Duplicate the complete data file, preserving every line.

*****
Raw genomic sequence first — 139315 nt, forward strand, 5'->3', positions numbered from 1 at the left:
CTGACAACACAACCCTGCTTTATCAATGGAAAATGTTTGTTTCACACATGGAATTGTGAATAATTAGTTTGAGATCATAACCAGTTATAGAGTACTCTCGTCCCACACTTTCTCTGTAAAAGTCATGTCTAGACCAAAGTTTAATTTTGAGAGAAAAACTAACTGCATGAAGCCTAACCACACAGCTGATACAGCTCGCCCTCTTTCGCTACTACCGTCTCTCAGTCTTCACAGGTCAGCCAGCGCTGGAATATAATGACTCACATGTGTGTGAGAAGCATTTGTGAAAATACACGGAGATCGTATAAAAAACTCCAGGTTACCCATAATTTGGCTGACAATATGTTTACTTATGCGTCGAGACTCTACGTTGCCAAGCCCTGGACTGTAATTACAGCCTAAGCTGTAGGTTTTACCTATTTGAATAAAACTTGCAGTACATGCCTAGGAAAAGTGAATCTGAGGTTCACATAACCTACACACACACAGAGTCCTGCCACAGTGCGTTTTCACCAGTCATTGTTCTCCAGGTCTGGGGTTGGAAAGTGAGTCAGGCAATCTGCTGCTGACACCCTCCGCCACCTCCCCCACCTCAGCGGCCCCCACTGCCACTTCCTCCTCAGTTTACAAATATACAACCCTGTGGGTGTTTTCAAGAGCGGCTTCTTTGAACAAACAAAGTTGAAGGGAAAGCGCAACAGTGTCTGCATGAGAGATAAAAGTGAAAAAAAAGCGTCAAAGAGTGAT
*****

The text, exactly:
Raw genomic sequence first — 139315 nt, forward strand, 5'->3', positions numbered from 1 at the left:
CTGACAACACAACCCTGCTTTATCAATGGAAAATGTTTGTTTCACACATGGAATTGTGAATAATTAGTTTGAGATCATAACCAGTTATAGAGTACTCTCGTCCCACACTTTCTCTGTAAAAGTCATGTCTAGACCAAAGTTTAATTTTGAGAGAAAAACTAACTGCATGAAGCCTAACCACACAGCTGATACAGCTCGCCCTCTTTCGCTACTACCGTCTCTCAGTCTTCACAGGTCAGCCAGCGCTGGAATATAATGACTCACATGTGTGTGAGAAGCATTTGTGAAAATACACGGAGATCGTATAAAAAACTCCAGGTTACCCATAATTTGGCTGACAATATGTTTACTTATGCGTCGAGACTCTACGTTGCCAAGCCCTGGACTGTAATTACAGCCTAAGCTGTAGGTTTTACCTATTTGAATAAAACTTGCAGTACATGCCTAGGAAAAGTGAATCTGAGGTTCACATAACCTACACACACACAGAGTCCTGCCACAGTGCGTTTTCACCAGTCATTGTTCTCCAGGTCTGGGGTTGGAAAGTGAGTCAGGCAATCTGCTGCTGACACCCTCCGCCACCTCCCCCACCTCAGCGGCCCCCACTGCCACTTCCTCCTCAGTTTACAAATATACAACCCTGTGGGTGTTTTCAAGAGCGGCTTCTTTGAACAAACAAAGTTGAAGGGAAAGCGCAACAGTGTCTGCATGAGAGATAAAAGTGAAAAAAAAGCGTCAAAGAGTGAT